A quick way to Britton your day!
Overview:This is a quick and easy trail and is one of the more popular hikes in the EYNF because it affords the hiker with the opportunity for an excellent overview of the forest from an old stone lookout tower with minimal time and effort required.
History: See the El Yunque Trail description for a more descriptive history of the El Yunque National Forest. (The El Yunque Trail can be combined with this trail as part of a loop hike).
Both the mountain and lookout tower were named after botanist Nathaniel Britton and his wife Elizabeth Knight Britton, who, in the 1920s were credited with identifying many of the plant and tree species found in the El Yunque National Forest.
Hike: The hike begins at the end of PR 930, about 1/4 mile west of the junction with the upper end of PR 191, at the 13km marker (8.1 miles) into the El Yunque National Forest. Parking is limited and could be problematic on summer weekends. The trailhead is signed and easily found.
While this hike ascends through the rainforest, the trail is constructed of a narrow band of elevated concrete and rock, providing an easy hiking surface that is also free of mud and puddles that are associated with the ground around it. On some of the steeper slopes there are steps, and texturing in concrete the provides good footing even when wet (which is nearly always!) One thing to keep in mind is that the path itself is not wide, perhaps 18", so when encountering oncoming hikers, a step off the concrete is necessary. There's plenty of room for this, but it does make passing a bit more cumbersome than it could be.
The first .55 miles ascends about 500 feet on this concrete path, taking you through dense Sierra Palm Forest, and crossing a couple of small drainages that may be flowing with water depending on the recent rainfall. The concrete single-track ends at the junction of a closed access road, which the trail utilizes for the next 1/10th of a mile uphill to the well-marked turn toward the tower.
For the final .15 miles, the trail again takes on a narrow single-track, but this section was once paved, and the pavement is now crumbling in many places. You pass by what remains of an old shelter/recreation ramada built by the Civilian Conservation Corps in the 1930s featuring a fireplace and plenty of graffiti. In the very likely event of rain, this is a nice spot to take a break and dry off, though the tower is just a 5 minute trip from here.
You may hear the voices of other visitors at the tower, but the dense rainforest prevents any view of the tower until you have arrived at its base. Climb the spiral stairs to the top, and hope for clear skies for breathtaking views of the Atlantic to the north, the Caribbean Sea to the east, El Yunque Peak and the triple-peaks of Los Picachos. On a clear day, the outskirts of San Juan are visible through the mountains to the west. If the clouds obscure the view, a nice breeze should be refreshing and the movement of the clouds around you is nearly as magical as the view a clear day provides.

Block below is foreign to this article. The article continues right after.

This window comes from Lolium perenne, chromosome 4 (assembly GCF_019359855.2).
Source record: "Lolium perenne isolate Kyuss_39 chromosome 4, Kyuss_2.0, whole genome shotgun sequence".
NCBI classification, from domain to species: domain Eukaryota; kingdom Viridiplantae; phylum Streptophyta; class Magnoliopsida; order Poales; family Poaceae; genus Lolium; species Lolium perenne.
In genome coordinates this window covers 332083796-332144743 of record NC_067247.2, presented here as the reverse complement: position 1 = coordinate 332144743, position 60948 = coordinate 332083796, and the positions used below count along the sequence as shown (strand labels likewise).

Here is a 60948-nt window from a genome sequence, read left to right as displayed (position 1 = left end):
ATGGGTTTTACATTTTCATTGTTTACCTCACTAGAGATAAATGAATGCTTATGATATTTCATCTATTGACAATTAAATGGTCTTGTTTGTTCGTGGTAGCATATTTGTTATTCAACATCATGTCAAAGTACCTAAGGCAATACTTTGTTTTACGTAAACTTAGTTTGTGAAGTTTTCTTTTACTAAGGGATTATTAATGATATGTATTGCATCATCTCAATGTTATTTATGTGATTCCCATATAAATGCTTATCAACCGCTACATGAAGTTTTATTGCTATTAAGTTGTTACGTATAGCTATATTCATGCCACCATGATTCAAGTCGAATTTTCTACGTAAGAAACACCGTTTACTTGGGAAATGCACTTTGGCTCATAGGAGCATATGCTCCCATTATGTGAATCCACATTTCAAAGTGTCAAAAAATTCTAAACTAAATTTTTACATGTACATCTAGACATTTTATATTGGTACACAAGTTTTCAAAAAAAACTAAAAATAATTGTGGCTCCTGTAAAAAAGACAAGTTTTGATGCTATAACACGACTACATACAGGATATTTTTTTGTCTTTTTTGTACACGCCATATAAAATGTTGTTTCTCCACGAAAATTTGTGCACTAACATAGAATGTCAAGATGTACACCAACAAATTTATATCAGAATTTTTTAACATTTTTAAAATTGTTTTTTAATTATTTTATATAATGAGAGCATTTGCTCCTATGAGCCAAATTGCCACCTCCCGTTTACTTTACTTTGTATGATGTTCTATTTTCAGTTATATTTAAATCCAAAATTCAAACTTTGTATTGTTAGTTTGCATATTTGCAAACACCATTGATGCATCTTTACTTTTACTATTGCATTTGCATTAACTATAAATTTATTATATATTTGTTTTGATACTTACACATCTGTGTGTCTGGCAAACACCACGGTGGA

Enjoy a picnic or take a break before heading back the way you came or taking the Mt. Britton Spur trail across to the El Yunque Trail.
Warning: Its a RAIN forest. It WILL RAIN. It IS WET. ALL the time. You will be wet. Your stuff will get wet. Be prepared. Plan ahead. If you feel comfortable hiking in Teva's, they are a good option, and this trail has easy footing. I do not recommend unsecured sandals. While footing is good and it is an easy trail, it is steep and requires secure footwear.
Camping: As a note, camping is allowed throughout the El Yunque National Forest. However it is required to obtain a free permit from the FS. There are no developed campsites, and it will be a wet experience for you! It's a great place for all you "hangers" who like to hover above the surface and there are plenty of trees and a lack of flat ground! There are no poisonous snakes, and no predators (at least not for you), so an overnight might be a great way to maximize your experience. Just be prepared to keep you and your stuff dry!
There is a gate along the road that closes at 6pm daily, so you must be out of the forest by that time or else you may be forced to be camping! There are ample signs warning you of this.
Check out the Official Route and Triplog.
Gate Policy: If a gate is closed upon arrival, leave it closed after you go through. If it is open, leave it open. Leaving a closed gate open may put cattle in danger. Closing an open gate may cut them off from water. Please be respectful, leave gates as found.
This hike is listed as One-Way.
When hiking several trails on a single "hike", log it with a generic name that describes the hike. Then link the trails traveled, check out the example.